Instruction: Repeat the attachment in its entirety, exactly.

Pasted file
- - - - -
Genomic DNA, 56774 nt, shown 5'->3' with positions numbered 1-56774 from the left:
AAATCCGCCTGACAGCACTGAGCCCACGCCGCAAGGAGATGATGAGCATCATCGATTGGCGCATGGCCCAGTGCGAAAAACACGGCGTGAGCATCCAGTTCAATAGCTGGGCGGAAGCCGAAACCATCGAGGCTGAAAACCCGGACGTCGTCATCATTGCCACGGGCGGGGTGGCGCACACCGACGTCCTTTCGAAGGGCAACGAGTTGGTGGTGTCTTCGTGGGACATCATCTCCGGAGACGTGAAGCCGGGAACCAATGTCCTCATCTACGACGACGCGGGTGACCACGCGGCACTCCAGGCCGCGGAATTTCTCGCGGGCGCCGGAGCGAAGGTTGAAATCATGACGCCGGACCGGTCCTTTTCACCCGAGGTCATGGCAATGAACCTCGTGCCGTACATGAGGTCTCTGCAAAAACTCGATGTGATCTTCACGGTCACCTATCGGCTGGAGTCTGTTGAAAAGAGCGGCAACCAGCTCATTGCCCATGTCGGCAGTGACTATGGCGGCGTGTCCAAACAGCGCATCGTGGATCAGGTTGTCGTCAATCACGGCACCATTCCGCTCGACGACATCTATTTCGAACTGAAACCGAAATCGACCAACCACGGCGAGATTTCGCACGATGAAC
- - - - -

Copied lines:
Genomic DNA, 56774 nt, shown 5'->3' with positions numbered 1-56774 from the left:
AAATCCGCCTGACAGCACTGAGCCCACGCCGCAAGGAGATGATGAGCATCATCGATTGGCGCATGGCCCAGTGCGAAAAACACGGCGTGAGCATCCAGTTCAATAGCTGGGCGGAAGCCGAAACCATCGAGGCTGAAAACCCGGACGTCGTCATCATTGCCACGGGCGGGGTGGCGCACACCGACGTCCTTTCGAAGGGCAACGAGTTGGTGGTGTCTTCGTGGGACATCATCTCCGGAGACGTGAAGCCGGGAACCAATGTCCTCATCTACGACGACGCGGGTGACCACGCGGCACTCCAGGCCGCGGAATTTCTCGCGGGCGCCGGAGCGAAGGTTGAAATCATGACGCCGGACCGGTCCTTTTCACCCGAGGTCATGGCAATGAACCTCGTGCCGTACATGAGGTCTCTGCAAAAACTCGATGTGATCTTCACGGTCACCTATCGGCTGGAGTCTGTTGAAAAGAGCGGCAACCAGCTCATTGCCCATGTCGGCAGTGACTATGGCGGCGTGTCCAAACAGCGCATCGTGGATCAGGTTGTCGTCAATCACGGCACCATTCCGCTCGACGACATCTATTTCGAACTGAAACCGAAATCGACCAACCACGGCGAGATTTCGCACGATGAAC